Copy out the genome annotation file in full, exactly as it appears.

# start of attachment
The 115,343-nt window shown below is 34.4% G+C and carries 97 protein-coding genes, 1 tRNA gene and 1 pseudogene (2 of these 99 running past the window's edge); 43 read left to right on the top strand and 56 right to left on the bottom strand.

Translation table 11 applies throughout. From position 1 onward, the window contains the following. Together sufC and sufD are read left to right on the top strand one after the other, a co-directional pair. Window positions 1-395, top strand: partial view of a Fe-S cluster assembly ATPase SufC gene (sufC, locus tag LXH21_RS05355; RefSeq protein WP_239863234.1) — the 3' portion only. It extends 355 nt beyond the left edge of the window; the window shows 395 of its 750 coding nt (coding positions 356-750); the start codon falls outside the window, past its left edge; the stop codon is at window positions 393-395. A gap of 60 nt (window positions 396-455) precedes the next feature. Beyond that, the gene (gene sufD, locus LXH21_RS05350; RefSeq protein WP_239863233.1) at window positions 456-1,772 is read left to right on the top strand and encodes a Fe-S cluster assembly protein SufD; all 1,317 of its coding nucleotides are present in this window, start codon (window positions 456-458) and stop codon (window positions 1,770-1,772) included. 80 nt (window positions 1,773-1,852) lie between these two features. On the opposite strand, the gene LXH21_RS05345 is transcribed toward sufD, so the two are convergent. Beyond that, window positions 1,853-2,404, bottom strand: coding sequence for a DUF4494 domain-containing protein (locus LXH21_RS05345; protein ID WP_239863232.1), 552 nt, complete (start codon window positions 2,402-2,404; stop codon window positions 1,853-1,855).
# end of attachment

The 115,343-nt window shown below is 34.4% G+C and carries 97 protein-coding genes, 1 tRNA gene and 1 pseudogene (2 of these 99 running past the window's edge); 43 read left to right on the top strand and 56 right to left on the bottom strand.

Translation table 11 applies throughout. From position 1 onward, the window contains the following. Together sufC and sufD are read left to right on the top strand one after the other, a co-directional pair. Window positions 1-395, top strand: partial view of a Fe-S cluster assembly ATPase SufC gene (sufC, locus tag LXH21_RS05355; RefSeq protein WP_239863234.1) — the 3' portion only. It extends 355 nt beyond the left edge of the window; the window shows 395 of its 750 coding nt (coding positions 356-750); the start codon falls outside the window, past its left edge; the stop codon is at window positions 393-395. A gap of 60 nt (window positions 396-455) precedes the next feature. Beyond that, the gene (gene sufD, locus LXH21_RS05350; RefSeq protein WP_239863233.1) at window positions 456-1,772 is read left to right on the top strand and encodes a Fe-S cluster assembly protein SufD; all 1,317 of its coding nucleotides are present in this window, start codon (window positions 456-458) and stop codon (window positions 1,770-1,772) included. 80 nt (window positions 1,773-1,852) lie between these two features. On the opposite strand, the gene LXH21_RS05345 is transcribed toward sufD, so the two are convergent. Beyond that, window positions 1,853-2,404, bottom strand: coding sequence for a DUF4494 domain-containing protein (locus LXH21_RS05345; protein ID WP_239863232.1), 552 nt, complete (start codon window positions 2,402-2,404; stop codon window positions 1,853-1,855).